David Gilmour was serious when he said his return to Pompeii would become a movie. "David Gilmour live at Pompeii" the inevitable title chosen, will be out in worldwide cinemas on September 13. The launch strategy involves the presence of the rockumentary in cinemas for one day only, before the release of the DVD and the Blue-ray in November.
The film is about an hour long, shot in 4K, and directed by Gavin Elder, a South African filmmaker who has already directed a docufilm on Duran Duran. "The show includes songs that cover all of David's career, as well as many Pink Floyd classics, including “One of these days”, the only song that was played in the 1971 concert, too" says the production’s press release, which mentions the footage of the 4th and 7th of October of 1971. However, they were certainly not real concerts: the group was alone with the crew among the excavations, except for a few lucky viewers. "The concert also included the performance of “The Great Gig in the Sky” taken from the album The Dark Side of the Moon, which David Gilmour rarely performed in his solo career".
The superintendence of Pompeii, which at the time - as usual - denied the request to have a rock concert inside the ruins will have royalties on the sales. The DVD will, of course, have a different duration and will include a few extras including interviews. A television broadcast seems likely at least in England on the BBC.
Two thousand and six hundred people were standing where gladiators fought in the first century BC. The "Rattle that lock tour" did not make prisoners, with much nostalgia, just like the location. The history that was inscribed amongst the stones is the history of humanity, accompanied by the most revolutionary soundtrack of the twentieth century. This is sure to be an instant classic. Lasers, pyrotechnic fireworks, the big circular screen, psychedelic solos, and then the long-awaited playing of "One of these days," the only song in common with the 1971 film lineup. We look forward to seeing this concert in the cinemas on September 13th.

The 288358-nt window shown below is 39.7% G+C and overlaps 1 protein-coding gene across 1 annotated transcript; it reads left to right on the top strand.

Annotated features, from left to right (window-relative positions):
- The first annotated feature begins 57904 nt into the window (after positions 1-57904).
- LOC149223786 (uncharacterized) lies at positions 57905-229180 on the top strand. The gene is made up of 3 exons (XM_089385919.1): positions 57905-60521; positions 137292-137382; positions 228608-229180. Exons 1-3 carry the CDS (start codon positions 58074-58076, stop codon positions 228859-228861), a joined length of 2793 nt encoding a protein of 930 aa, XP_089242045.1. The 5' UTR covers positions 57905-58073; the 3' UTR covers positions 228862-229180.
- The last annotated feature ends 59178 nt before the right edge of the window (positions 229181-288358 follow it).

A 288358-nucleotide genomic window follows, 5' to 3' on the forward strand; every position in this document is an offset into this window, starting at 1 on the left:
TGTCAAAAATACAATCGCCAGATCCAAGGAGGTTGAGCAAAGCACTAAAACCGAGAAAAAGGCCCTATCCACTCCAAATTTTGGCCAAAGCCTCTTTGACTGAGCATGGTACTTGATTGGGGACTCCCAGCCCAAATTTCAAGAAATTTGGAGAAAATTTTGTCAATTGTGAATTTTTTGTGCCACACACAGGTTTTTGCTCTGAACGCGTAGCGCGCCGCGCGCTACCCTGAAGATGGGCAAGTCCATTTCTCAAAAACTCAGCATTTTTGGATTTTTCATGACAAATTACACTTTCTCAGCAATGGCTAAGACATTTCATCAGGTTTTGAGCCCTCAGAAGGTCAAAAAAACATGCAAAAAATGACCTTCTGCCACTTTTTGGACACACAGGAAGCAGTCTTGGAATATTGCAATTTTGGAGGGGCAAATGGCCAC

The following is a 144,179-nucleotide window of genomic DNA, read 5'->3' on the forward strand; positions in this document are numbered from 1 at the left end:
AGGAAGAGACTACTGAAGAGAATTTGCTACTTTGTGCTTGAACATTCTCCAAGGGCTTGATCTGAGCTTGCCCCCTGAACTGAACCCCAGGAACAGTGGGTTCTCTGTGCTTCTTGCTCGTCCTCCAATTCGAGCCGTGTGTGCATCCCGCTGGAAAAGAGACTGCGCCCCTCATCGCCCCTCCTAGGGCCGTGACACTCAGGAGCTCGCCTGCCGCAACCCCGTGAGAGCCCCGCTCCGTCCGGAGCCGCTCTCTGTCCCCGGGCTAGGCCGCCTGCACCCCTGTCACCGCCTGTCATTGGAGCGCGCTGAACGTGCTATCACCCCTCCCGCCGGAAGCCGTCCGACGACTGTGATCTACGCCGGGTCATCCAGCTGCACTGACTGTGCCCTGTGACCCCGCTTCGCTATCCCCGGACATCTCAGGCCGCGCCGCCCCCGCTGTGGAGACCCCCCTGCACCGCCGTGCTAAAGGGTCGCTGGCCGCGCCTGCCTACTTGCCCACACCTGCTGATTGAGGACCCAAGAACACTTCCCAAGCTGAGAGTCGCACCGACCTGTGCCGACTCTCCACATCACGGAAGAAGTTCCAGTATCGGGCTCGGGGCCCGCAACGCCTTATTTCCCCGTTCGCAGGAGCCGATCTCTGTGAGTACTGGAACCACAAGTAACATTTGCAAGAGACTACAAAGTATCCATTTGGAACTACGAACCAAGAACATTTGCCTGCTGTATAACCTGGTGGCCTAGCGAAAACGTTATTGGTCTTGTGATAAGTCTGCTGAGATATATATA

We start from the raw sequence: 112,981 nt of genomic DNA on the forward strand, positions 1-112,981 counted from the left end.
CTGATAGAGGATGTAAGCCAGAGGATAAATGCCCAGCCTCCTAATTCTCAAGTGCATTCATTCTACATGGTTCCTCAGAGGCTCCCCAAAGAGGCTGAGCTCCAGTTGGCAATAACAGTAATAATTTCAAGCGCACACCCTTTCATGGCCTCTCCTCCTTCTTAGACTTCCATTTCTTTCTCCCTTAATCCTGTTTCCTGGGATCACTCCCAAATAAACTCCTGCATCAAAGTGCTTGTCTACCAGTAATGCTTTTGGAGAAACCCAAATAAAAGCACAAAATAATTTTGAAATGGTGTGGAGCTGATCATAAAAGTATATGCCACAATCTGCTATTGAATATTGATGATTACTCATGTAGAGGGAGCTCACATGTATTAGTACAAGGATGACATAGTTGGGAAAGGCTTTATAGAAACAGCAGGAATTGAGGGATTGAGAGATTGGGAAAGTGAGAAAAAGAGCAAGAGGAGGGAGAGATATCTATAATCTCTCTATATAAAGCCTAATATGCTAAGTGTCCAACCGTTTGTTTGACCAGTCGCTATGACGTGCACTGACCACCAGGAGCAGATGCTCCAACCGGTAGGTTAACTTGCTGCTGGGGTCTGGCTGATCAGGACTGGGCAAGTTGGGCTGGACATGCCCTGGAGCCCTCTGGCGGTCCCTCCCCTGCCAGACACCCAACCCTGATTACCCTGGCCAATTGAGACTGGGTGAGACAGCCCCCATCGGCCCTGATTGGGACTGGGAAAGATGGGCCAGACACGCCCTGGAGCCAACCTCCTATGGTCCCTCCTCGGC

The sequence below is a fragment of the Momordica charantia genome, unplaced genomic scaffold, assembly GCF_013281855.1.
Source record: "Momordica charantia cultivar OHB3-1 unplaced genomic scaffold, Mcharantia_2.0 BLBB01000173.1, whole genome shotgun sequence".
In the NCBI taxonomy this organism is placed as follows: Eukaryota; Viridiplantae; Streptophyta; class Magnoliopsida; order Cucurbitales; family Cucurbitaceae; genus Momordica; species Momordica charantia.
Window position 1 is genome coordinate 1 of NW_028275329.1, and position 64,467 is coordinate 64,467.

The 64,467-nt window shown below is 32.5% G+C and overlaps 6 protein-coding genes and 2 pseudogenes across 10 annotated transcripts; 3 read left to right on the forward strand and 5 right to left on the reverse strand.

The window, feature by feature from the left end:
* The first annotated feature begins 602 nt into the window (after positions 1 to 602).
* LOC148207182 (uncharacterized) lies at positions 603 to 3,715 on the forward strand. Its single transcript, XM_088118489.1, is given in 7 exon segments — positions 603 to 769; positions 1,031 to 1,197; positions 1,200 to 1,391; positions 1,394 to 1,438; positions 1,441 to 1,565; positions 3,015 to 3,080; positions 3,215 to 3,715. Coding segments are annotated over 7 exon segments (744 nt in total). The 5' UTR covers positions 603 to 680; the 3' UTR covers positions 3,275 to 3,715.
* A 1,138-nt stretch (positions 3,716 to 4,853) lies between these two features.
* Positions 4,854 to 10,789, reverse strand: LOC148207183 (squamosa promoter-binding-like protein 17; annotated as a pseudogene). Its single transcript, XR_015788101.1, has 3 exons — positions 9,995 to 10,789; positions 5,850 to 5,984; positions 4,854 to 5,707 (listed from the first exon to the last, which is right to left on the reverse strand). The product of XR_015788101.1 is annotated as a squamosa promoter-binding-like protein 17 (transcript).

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Summer has come and everybody’s starting to plan their holidays.
If you’re going to visit Pompeii and the Campania region in general, this article is perfect for you to not miss all the latest news for enjoying a great summer!
First at all, Ancient Pompeii becomes family-friendly, thanks to some nurseries, which offer private and relaxing spaces for nursing and diaper changing, inside of the Archaeological Area. The three nurseries, symbolically inaugurated last May 14th on Mother’s day, are located in three different places of the Ancient city: on the Via dell’Abbondanza, on Via Nola and at the crossroads of Via Stabiana and Via Della Fortuna.
This service is one of the initiatives organized in the Archaeological site in order to offer a more comfortable visit and meet the needs of the tourists. The campaign started in December 2016, with the project “Pompei per tutti” (Pompeii for everyone), proposing a facilitated itinerary for families with stroller or mobility impaired people. Actually, they will have no difficulty accessing and visiting the site.
Another great news is the creation of “ArcheoTreno”. It is a vintage train which connects Naples, Pompei, Paestum and Ascea, in order to promote the archaeological cultural heritage in Campania. ArcheoTreno is part of the Region's strategies to promote and encourage tourism in Campania, using land and sea transportation. In addition to enhancing and improving links to the various tourist destinations in the region, among the goals is also the relaunch of rail travel that has begun to involve an ever-growing array of enthusiasts around the world.
During this summer, every fourth Sunday of every month, ArcheoTreno will offer a cultural and archaeological journey. From June to December, there will be seven runs, from 7.30 to 24.00. The departure is from the station of Napoli Centrale and the arrival is at Ascea, with stops in Paestum, Pompei and Velia.
ArcheoTreno joins to the “Reggia Express project”, which offers eleven train runs, from Napoli Centrale to the famous Caserta’s Palace, every second Sunday of every month, until December, excluding August. On board there are tour guides, wearing 18th century costumes. And, about the trasportation, don’t forget that there also is the Campania Express train, a special fast train that goes from Naples to Sorrento in 50 minutes.